ALSO READ: Pipeline Stocks and American Steel Tariffs: What Investors Need to Know

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A sphere containing the Iranian flag next to the word Oil.

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The U.S. gets cooperation on its Iranian sanctions


In May, the Trump administration said that it would impose “powerful” new sanctions on Iran, which includes preventing it from exporting oil. Many analysts believe that the U.S. will only be able to prevent Iran from shipping between 500,000 to 1 million BPD, which is a manageable amount for the oil market to cover with other supplies. However, if the U.S. can get all countries to comply with its sanctions and totally shut Iran out of the oil market, it could remove up to 2.5 million BPD from global supplies. That would be much tougher for the market to handle and could cause crude prices to spike as much as $50 a barrel according to an analysis by Bank of America Merrill Lynch.

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A tug boat pulling a ship at sea.

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Someone chokes off the flow of oil


Roughly 60% of the oil produced each day travels on a tanker to its eventual destination. While those tankers spend most of their time on the open seas, they do have to move through some tight spots along the way known as “choke points.”  If something (a major natural disaster, military conflict, terrorists, or pirates) shuts down one of these key travel routes for an extended period, it could cause a significant spike in crude oil. The biggest choke point is the Strait of Hormuz, which is the key shipping lane out of the Persian Gulf. Iran has recently threatened to choke off this shipping lane -- which moves 35% of all oil transported by sea -- if the U.S. locks it out of the oil market, making it a key one to watch.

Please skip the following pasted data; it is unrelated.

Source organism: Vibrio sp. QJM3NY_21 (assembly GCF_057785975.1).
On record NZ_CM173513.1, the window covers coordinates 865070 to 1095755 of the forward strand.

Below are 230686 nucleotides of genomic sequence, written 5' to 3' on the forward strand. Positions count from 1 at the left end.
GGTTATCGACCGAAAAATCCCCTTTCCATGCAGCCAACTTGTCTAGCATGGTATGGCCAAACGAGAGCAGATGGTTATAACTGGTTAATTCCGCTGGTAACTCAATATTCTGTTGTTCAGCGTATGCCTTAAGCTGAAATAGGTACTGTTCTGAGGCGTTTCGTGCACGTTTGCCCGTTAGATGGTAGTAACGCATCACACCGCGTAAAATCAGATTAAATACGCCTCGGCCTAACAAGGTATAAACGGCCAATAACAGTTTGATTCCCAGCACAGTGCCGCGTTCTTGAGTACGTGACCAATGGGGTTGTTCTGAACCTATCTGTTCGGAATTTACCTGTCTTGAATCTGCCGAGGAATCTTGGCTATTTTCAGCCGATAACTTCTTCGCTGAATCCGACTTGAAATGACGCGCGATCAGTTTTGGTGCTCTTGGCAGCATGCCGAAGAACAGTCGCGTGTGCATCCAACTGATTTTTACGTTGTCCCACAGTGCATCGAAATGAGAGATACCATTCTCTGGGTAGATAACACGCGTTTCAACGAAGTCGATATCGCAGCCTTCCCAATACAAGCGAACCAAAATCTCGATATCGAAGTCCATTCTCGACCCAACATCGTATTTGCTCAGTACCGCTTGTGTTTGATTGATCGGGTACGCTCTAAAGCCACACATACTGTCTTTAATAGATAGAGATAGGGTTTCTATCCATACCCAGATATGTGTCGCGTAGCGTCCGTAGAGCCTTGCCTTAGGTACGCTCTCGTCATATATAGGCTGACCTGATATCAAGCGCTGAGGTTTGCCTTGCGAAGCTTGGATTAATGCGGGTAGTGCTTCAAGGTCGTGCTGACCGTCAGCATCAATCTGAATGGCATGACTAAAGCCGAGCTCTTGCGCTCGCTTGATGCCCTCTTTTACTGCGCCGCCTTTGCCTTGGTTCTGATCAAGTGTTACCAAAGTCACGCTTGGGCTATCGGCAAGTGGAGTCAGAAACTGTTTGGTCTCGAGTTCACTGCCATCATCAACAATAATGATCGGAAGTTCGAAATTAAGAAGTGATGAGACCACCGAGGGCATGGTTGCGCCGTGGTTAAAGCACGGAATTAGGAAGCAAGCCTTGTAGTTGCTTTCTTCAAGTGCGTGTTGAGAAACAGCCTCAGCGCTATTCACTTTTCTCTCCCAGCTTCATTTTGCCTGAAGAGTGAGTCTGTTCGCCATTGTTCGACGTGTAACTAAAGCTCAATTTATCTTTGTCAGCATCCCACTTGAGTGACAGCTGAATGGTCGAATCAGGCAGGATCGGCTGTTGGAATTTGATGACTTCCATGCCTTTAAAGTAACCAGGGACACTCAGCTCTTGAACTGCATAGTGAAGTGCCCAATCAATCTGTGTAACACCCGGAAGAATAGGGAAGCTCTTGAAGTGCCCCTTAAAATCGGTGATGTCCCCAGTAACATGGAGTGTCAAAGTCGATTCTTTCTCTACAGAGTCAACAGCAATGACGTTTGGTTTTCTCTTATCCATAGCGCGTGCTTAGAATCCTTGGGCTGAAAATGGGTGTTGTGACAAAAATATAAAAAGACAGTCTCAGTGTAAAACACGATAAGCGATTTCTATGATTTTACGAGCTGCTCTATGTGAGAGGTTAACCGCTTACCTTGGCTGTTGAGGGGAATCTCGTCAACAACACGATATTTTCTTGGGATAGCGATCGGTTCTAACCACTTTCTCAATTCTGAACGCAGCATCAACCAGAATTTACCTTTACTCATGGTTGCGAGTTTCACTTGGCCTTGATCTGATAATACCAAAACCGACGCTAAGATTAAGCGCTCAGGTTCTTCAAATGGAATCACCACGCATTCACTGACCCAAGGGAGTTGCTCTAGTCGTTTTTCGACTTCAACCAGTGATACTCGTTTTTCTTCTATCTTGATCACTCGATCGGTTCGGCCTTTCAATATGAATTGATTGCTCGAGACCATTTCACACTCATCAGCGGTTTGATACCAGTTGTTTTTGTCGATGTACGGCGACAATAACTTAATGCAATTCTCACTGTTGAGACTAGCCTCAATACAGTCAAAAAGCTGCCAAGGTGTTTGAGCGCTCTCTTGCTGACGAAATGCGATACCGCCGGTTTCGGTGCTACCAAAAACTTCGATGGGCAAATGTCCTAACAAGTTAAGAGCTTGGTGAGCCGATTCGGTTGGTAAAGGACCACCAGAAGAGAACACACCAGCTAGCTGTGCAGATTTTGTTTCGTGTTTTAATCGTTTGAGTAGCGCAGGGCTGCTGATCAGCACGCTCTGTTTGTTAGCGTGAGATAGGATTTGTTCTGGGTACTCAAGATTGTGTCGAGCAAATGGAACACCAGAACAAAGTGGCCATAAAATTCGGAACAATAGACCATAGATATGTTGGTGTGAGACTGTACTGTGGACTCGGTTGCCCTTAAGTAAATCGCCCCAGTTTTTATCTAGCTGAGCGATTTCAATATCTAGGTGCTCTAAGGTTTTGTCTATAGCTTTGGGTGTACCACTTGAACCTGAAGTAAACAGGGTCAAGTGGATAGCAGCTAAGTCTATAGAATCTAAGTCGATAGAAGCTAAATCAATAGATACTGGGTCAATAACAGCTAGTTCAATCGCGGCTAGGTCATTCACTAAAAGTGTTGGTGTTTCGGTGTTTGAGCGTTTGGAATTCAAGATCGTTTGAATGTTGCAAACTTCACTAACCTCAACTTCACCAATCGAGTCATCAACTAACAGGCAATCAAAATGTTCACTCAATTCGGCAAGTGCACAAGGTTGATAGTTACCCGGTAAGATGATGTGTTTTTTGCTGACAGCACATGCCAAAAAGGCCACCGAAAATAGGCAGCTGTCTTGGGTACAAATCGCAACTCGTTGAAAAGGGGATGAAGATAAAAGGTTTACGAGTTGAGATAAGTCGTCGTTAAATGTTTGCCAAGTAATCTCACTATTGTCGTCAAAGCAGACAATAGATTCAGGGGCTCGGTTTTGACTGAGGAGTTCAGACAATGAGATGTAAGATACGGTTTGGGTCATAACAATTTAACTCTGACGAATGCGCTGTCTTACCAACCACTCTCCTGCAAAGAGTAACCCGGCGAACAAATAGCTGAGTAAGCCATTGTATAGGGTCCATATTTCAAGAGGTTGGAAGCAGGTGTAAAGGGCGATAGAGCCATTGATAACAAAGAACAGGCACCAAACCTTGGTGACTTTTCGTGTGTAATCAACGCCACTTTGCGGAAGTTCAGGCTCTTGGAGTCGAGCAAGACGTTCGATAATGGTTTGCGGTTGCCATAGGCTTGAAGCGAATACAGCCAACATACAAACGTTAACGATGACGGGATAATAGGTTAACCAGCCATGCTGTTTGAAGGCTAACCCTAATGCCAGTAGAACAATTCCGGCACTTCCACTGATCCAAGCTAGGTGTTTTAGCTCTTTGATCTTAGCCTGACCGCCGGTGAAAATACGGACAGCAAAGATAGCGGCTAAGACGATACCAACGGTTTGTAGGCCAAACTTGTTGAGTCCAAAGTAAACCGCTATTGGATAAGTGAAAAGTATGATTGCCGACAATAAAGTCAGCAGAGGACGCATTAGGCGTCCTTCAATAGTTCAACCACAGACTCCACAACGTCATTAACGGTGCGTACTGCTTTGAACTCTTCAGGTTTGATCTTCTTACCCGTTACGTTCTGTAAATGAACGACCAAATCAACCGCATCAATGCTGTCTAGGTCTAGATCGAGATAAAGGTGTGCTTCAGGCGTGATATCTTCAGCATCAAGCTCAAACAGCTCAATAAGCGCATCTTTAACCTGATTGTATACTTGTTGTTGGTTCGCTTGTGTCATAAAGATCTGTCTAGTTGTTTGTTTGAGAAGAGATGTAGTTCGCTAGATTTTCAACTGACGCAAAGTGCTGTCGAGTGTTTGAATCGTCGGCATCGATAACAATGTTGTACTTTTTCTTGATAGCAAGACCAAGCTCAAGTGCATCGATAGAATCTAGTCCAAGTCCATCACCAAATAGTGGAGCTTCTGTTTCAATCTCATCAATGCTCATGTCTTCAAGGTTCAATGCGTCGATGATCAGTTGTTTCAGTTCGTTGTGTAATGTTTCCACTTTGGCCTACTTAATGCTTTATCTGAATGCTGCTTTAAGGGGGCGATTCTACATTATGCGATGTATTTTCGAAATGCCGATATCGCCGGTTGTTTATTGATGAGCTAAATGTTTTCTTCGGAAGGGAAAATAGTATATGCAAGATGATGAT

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An offshore oil rig on fire.

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Geopolitical hot spots heat up


One of the reasons the oil market tightened quicker than expected this year was due to supply issues in places like Libya and Nigeria as a result of their continued internal turmoil. Oil output in Libya has ebbed and flowed as regional conflicts flared up and then cooled down. Military clashes in the country, for instance, forced its national oil company to halt exports from several ports at one point, which kept as much as 850,000 BPD offline. Meanwhile, militant violence in Nigeria has impacted output from that country in recent years. If those or other hotspots flare up and take a significant portion of the world's oil output offline at the wrong time, it could cause crude prices to spike.